National Reconciliation Week
It’s reconciliation week: Black Lives Matter and it’s about time that Australia got swept up in the worldwide movement, not only for George Floyd, but also for its own First Nation’s people.
“Closing the Gap” is a collective responsibility, which depends upon engagement of both Indigenous and non-Indigenous Australians.
I. The Government’s ‘Closing the Gap’ strategy has proven ineffective.
“Aboriginal and Torres Strait Islander people experience health inequities and higher rates of chronic health conditions that put them at increased risk during such events. Compared to non-Indigenous Australians, they are more likely to live in regional and remote areas and have inadequate access to infrastructure. Additionally, they are more mistrustful of information and interventions by external authorities based on a history of discriminatory policies and practices. However, decades of work by Aboriginal and Torres Strait Islander communities to build their own self-governing services has uniquely placed them to work with governments to tailor responses for their communities.”
- There is a need for large-scale systemic reform and a paradigm shift in our approach to truly empower Aboriginal and Torres Strait Islander peoples.”
- Strength-based reforms and community-led action and a trauma-informed preventative approach that tackles the entrenched social and economic that result in the overrepresentation of First Nations’ People.
- There are valid concerns over the impacts of emergency measures on people First Nation’s communities in which drug and alcohol addictions, homelessness and domestic violence are prevalent. For example, the power to detain for the purposes of an emergency evaluation assessment (“EEA”) has been implemented in a way that results in further harm and, in some cases, death. (See the Inquest of Trevor King – in which the Coronial Report is still pending).
- Increased police powers to detain individuals under ‘emergency’ provisions could lead to further disproportionate targeting of Indigenous people, leading to more fines and even higher incarceration rates than the shocking levels of unnecessary over-incarceration we already have.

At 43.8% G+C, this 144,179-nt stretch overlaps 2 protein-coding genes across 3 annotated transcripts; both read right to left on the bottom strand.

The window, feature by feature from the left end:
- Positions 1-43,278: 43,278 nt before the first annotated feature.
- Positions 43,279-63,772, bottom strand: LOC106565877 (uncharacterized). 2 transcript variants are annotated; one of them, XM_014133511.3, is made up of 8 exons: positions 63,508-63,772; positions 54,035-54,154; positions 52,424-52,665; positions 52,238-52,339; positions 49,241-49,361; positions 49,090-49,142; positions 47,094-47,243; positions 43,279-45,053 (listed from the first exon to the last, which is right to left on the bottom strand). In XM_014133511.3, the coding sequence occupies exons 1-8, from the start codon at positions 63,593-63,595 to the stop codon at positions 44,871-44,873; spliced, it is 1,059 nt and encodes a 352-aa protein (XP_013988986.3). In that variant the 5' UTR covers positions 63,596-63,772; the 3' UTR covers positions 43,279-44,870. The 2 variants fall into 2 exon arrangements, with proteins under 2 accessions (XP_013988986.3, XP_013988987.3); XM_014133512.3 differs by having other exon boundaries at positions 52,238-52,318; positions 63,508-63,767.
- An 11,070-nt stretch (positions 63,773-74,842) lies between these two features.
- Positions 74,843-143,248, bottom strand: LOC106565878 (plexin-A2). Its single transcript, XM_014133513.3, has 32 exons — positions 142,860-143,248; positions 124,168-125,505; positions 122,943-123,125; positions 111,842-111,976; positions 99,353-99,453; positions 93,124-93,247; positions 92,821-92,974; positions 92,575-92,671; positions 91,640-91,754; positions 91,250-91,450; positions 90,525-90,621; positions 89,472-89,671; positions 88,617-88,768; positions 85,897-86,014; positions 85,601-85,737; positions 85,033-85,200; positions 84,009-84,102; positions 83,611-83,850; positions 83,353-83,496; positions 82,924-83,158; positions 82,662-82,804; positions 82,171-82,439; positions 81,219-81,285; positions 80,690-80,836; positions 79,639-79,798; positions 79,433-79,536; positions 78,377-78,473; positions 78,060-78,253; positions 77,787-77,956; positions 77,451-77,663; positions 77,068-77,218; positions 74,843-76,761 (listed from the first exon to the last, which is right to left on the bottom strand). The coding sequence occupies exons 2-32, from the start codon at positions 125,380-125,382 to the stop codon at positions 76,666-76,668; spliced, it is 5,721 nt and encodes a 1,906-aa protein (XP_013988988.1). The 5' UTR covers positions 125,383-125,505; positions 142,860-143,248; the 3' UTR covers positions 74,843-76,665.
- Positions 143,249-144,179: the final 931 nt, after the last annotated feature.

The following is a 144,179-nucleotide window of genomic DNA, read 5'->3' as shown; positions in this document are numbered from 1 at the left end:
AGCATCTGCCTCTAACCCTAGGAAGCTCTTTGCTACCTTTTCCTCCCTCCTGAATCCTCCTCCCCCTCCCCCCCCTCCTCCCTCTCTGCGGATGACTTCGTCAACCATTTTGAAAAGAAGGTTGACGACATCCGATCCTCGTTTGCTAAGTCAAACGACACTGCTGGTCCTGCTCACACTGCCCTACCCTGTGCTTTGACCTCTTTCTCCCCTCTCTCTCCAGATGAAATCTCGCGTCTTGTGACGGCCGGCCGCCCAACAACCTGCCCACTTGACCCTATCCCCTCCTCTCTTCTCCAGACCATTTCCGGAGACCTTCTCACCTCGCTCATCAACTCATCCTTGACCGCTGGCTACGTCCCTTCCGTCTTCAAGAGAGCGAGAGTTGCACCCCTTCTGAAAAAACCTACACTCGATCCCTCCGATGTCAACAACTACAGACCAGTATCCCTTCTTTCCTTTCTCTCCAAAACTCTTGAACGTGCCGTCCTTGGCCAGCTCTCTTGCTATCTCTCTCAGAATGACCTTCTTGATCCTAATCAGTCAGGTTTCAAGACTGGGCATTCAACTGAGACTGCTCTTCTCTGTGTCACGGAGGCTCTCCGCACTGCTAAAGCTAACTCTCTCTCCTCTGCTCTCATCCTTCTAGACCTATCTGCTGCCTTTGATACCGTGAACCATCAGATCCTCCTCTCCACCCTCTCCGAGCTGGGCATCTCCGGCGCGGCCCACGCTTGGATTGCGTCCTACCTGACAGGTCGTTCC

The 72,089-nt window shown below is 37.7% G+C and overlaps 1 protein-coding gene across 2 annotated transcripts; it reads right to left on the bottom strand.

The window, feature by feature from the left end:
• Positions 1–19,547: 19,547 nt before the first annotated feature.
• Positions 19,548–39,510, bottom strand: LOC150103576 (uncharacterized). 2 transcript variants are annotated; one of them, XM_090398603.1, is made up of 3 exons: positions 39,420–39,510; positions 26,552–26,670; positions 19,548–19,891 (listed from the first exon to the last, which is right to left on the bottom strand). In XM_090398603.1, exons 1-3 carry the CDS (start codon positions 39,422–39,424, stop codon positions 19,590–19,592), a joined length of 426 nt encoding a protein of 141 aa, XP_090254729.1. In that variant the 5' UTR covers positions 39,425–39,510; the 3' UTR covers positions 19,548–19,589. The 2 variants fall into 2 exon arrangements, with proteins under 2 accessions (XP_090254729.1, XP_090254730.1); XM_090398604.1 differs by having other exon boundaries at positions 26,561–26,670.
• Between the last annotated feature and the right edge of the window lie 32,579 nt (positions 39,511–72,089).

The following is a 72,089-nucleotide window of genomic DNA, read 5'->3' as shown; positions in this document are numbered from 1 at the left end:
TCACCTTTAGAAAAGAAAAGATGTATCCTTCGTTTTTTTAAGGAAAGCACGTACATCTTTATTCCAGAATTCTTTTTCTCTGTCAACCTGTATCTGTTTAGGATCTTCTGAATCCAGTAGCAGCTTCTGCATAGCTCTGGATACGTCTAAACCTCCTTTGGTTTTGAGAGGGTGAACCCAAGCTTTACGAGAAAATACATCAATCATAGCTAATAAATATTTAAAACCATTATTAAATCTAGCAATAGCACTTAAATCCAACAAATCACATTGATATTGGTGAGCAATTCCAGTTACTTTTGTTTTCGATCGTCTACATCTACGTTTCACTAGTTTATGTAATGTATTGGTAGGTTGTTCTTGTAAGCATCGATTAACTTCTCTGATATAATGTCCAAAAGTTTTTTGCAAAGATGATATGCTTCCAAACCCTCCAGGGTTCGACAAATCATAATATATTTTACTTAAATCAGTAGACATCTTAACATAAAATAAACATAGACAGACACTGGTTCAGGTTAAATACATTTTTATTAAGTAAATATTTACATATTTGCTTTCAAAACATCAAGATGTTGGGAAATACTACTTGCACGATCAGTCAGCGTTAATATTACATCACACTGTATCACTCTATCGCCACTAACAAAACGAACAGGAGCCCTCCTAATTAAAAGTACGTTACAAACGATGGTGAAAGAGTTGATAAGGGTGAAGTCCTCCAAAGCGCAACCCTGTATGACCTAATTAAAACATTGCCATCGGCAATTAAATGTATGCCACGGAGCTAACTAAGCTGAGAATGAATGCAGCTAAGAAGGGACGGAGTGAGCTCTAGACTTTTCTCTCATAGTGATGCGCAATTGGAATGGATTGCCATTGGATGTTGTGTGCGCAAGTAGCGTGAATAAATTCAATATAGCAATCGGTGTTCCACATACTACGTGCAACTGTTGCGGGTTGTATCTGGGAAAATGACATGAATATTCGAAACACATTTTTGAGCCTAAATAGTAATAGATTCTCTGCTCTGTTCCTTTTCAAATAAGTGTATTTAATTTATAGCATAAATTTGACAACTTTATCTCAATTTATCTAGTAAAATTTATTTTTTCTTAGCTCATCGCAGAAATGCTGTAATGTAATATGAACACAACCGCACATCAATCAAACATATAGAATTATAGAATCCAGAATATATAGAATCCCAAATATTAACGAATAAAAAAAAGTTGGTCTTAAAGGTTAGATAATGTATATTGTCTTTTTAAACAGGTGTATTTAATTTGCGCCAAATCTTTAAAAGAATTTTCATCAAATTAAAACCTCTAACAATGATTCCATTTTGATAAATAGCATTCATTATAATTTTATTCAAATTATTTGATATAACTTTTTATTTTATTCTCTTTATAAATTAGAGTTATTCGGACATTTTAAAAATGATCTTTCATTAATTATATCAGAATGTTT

II. Self-determination is imperative. “Nothing about us, without us”:
- “Aboriginal and Torres Strait Islander individuals and communities know the solutions that work and what is best for protecting their peoples and their lands. 2020 has clearly demonstrated that to effect positive, lasting health and wellbeing outcomes for Aboriginal and Torres Strait Islander people, governments must be led by, and invest in, Aboriginal and Torres Strait Islander led solutions.”
- A consultative approach for systemic reform, policy design, service delivery, evaluation or agreeing upon funding, will be the only successful approach. The success of community-led programs is, however, dependent upon matching political will and investment.
The 2021 “Closing the Gap Report” focusses on issues that are relevant to Class PR’s own advocacy on behalf of First Nations’ people, namely overincarceration of First Nation’s people, particularly juveniles.
- Take a preventative and rehabilitative approach through justice reinvestment to child and adult incarceration to address the over-incarceration of Aboriginal and Torres Strait Islander children and adults – a source of ongoing trauma and a long-term health concern.
- Raise the age of criminal responsibility immediately and nationally, from 10 years old to 14 years old, to be in line with international conventions and empirical evidence regarding childhood development. No child belongs in prison.
III. Get involved:
- Follow and contribute to the Levitt Indigenous Poetry Prize (the LIPP). Submit an entry – either poetry or art – and be part of the dialogue.
- If you’ve been detained, incarcerated and/or subject to mistreatment register your details with us and/or share your story. #BeentoBanksia.
 Closing the Gap – Recommendations p 6.